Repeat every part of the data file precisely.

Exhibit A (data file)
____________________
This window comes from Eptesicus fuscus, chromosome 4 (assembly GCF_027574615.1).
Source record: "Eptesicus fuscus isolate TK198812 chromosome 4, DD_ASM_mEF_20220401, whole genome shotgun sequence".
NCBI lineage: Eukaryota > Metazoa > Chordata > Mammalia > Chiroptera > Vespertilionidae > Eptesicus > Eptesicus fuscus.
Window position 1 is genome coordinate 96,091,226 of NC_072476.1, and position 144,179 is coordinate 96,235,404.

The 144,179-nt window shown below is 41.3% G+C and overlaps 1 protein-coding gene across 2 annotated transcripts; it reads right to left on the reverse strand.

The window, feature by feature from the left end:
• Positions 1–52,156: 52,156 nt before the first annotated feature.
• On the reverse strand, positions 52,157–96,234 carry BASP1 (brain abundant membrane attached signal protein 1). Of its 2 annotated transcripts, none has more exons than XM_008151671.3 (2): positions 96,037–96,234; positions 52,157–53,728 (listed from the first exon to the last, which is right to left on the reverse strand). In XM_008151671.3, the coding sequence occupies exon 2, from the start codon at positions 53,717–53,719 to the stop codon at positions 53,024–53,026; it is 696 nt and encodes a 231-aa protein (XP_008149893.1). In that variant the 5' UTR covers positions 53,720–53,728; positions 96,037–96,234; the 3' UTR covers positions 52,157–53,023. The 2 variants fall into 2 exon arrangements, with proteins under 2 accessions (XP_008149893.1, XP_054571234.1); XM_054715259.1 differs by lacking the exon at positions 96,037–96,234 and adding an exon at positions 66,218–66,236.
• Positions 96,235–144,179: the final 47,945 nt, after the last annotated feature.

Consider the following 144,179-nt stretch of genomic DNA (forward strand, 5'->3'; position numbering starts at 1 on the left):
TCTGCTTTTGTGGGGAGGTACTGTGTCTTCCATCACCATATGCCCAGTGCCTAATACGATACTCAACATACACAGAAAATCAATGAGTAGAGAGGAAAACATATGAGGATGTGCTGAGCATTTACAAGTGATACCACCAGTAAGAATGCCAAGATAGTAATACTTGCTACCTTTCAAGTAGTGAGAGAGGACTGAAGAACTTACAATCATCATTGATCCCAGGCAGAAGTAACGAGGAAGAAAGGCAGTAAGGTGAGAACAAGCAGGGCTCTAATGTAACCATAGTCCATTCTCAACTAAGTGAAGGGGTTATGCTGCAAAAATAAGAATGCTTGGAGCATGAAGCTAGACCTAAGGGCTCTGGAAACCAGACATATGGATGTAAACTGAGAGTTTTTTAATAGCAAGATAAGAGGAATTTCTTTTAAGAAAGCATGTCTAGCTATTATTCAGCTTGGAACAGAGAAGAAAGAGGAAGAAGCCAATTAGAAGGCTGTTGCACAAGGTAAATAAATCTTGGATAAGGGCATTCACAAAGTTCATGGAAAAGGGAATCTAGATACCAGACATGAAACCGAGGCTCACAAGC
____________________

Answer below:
This window comes from Eptesicus fuscus, chromosome 4 (assembly GCF_027574615.1).
Source record: "Eptesicus fuscus isolate TK198812 chromosome 4, DD_ASM_mEF_20220401, whole genome shotgun sequence".
NCBI lineage: Eukaryota > Metazoa > Chordata > Mammalia > Chiroptera > Vespertilionidae > Eptesicus > Eptesicus fuscus.
Window position 1 is genome coordinate 96,091,226 of NC_072476.1, and position 144,179 is coordinate 96,235,404.

The 144,179-nt window shown below is 41.3% G+C and overlaps 1 protein-coding gene across 2 annotated transcripts; it reads right to left on the reverse strand.

The window, feature by feature from the left end:
• Positions 1–52,156: 52,156 nt before the first annotated feature.
• On the reverse strand, positions 52,157–96,234 carry BASP1 (brain abundant membrane attached signal protein 1). Of its 2 annotated transcripts, none has more exons than XM_008151671.3 (2): positions 96,037–96,234; positions 52,157–53,728 (listed from the first exon to the last, which is right to left on the reverse strand). In XM_008151671.3, the coding sequence occupies exon 2, from the start codon at positions 53,717–53,719 to the stop codon at positions 53,024–53,026; it is 696 nt and encodes a 231-aa protein (XP_008149893.1). In that variant the 5' UTR covers positions 53,720–53,728; positions 96,037–96,234; the 3' UTR covers positions 52,157–53,023. The 2 variants fall into 2 exon arrangements, with proteins under 2 accessions (XP_008149893.1, XP_054571234.1); XM_054715259.1 differs by lacking the exon at positions 96,037–96,234 and adding an exon at positions 66,218–66,236.
• Positions 96,235–144,179: the final 47,945 nt, after the last annotated feature.

Consider the following 144,179-nt stretch of genomic DNA (forward strand, 5'->3'; position numbering starts at 1 on the left):
TCTGCTTTTGTGGGGAGGTACTGTGTCTTCCATCACCATATGCCCAGTGCCTAATACGATACTCAACATACACAGAAAATCAATGAGTAGAGAGGAAAACATATGAGGATGTGCTGAGCATTTACAAGTGATACCACCAGTAAGAATGCCAAGATAGTAATACTTGCTACCTTTCAAGTAGTGAGAGAGGACTGAAGAACTTACAATCATCATTGATCCCAGGCAGAAGTAACGAGGAAGAAAGGCAGTAAGGTGAGAACAAGCAGGGCTCTAATGTAACCATAGTCCATTCTCAACTAAGTGAAGGGGTTATGCTGCAAAAATAAGAATGCTTGGAGCATGAAGCTAGACCTAAGGGCTCTGGAAACCAGACATATGGATGTAAACTGAGAGTTTTTTAATAGCAAGATAAGAGGAATTTCTTTTAAGAAAGCATGTCTAGCTATTATTCAGCTTGGAACAGAGAAGAAAGAGGAAGAAGCCAATTAGAAGGCTGTTGCACAAGGTAAATAAATCTTGGATAAGGGCATTCACAAAGTTCATGGAAAAGGGAATCTAGATACCAGACATGAAACCGAGGCTCACAAGC